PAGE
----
Steve Blake wasn’t about to let free throws decide this game.
The late-game heroics from Blake re-appeared on Wednesday, with the 33-year-old nailing two huge 3-pointers in the final three minutes of action to seal the victory. Blake’s first triple of the fourth quarter found the net with 3:01 left in the game to put Los Angeles up 114-103, and was followed by ear-to-ear grins and chuckles in the Lakers’ huddle during the ensuing timeout. Two minutes later, Blake received a pass from Marshall and buried another long ball to push the margin to 117-108 with only 56.9 seconds left. Los Angeles held on, claiming a 119-108 victory to secure their 17th win of their dreaded season.
Blake’s individual accomplishment flew under the radar due to all the madness that broke out in Cleveland. He logged a triple double, scoring 11 points, grabbing 10 rebounds, and finding his teammates for 15 assists. It marked Blake’s first career triple double.
Los Angeles broke a franchise record on Wednesday for 3-point field goals made in a regulation game, as the Lakers shot an incredible 18-of-37 (48.6 percent) from beyond the arc. Those triples were the obvious difference makers, since they were good for 54 of the Lakers’ 119 points. Cleveland shot poorly all game long, attempting 33 perimeter shots and connecting on just five. Overall, the Cavaliers shot 38-of-101, and that’s rarely going to win you a basketball game, regardless if it’s in front of your home crowd or not.
After the game, D’Antoni revealed that his decision to keep Sacre in the game outweighed other options:
“I was not going to go to Nash, it was not an option to us,” D’Antoni stated. But the other thing we talked about was having Jordan (Hill) go out there and just stand in the corner. When the officials came over to explain the options to me, we decided to keep Robert out there. I knew he would be smart and not commit too many more fouls.”
Jordan Hill did not play in Wednesday’s game due to experiencing a strained neck, and Pau Gasol (groin) won’t be available for the rest of the road trip, which concludes in Philadelphia on Friday night against the 76ers. Jodie Meeks (sprained ankle) will also miss Friday’s game, which will give the starting shooting guard spot to either Farmar or Blake. It’s widely believed that Nash is D’Antoni’s starting option at point guard when he isn’t sitting out for rest.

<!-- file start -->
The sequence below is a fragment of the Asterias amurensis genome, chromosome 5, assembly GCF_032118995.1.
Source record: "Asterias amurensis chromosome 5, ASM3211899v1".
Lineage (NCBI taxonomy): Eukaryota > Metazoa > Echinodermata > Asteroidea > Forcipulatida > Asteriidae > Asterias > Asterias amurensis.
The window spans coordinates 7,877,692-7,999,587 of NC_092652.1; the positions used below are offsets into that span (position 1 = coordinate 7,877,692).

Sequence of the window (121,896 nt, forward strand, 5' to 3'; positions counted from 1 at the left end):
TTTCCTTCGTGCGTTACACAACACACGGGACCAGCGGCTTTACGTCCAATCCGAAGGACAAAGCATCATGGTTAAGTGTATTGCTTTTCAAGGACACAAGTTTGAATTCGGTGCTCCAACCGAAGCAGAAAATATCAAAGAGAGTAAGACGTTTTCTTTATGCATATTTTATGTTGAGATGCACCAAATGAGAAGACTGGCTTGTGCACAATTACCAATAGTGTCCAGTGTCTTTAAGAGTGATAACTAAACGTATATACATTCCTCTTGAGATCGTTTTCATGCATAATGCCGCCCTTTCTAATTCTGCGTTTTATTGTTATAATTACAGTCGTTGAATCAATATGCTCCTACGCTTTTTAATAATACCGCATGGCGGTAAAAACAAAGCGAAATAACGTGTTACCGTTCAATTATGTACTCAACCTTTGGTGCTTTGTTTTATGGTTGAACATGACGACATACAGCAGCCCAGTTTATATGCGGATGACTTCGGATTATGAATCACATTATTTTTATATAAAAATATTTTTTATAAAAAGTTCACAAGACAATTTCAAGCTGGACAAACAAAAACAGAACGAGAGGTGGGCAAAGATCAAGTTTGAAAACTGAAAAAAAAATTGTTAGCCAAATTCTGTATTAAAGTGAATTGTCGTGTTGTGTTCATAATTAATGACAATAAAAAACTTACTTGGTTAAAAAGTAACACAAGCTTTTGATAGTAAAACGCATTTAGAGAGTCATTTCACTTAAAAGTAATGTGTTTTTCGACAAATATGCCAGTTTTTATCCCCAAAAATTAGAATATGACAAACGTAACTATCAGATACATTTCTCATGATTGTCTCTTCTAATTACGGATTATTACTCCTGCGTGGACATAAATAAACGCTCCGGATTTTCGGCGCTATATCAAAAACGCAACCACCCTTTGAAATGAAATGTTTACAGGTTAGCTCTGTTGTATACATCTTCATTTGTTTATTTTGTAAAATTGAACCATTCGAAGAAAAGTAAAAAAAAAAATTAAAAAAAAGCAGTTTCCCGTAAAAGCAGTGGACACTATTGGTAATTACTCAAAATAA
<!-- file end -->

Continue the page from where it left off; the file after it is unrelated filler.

Sacre even admitted how surprised he was with staying in the game:
“That was just crazy,” Sacre stated. “When I got my sixth foul, I was just like, ‘Oh, dang!’ Then I got to come back in, so I thought it was something special. I didn’t know what was going on.”
You have to feel poorly for this Cavaliers unit. Not only did they allow the Lakers to snap a seven-game losing streak, but they fell deeper out of the Eastern Conference playoff hunt (5.5 games behind Charlotte) and made a head-scratching decision to bench their superstar during the entire fourth quarter.
It turned out to be a quality move by Mike Brown, considering Miles and Dellavedova were orchestrating a comeback and getting the crowd believing in the team. However, clutch fourth quarter moments are Irving’s specialty. While he hasn’t been the most efficient point guard this season, he still has a gene that could’ve allowed him to make a difference. The zero minutes in the period, along with the film of this epic defeat, will probably be enough for fans when they utter the question: “Why did Kyrie abandon us?”
The Lakers must now focus on the Philadelphia 76ers, a team that knocked off Los Angeles in December with a 111-104 Staples Center victory.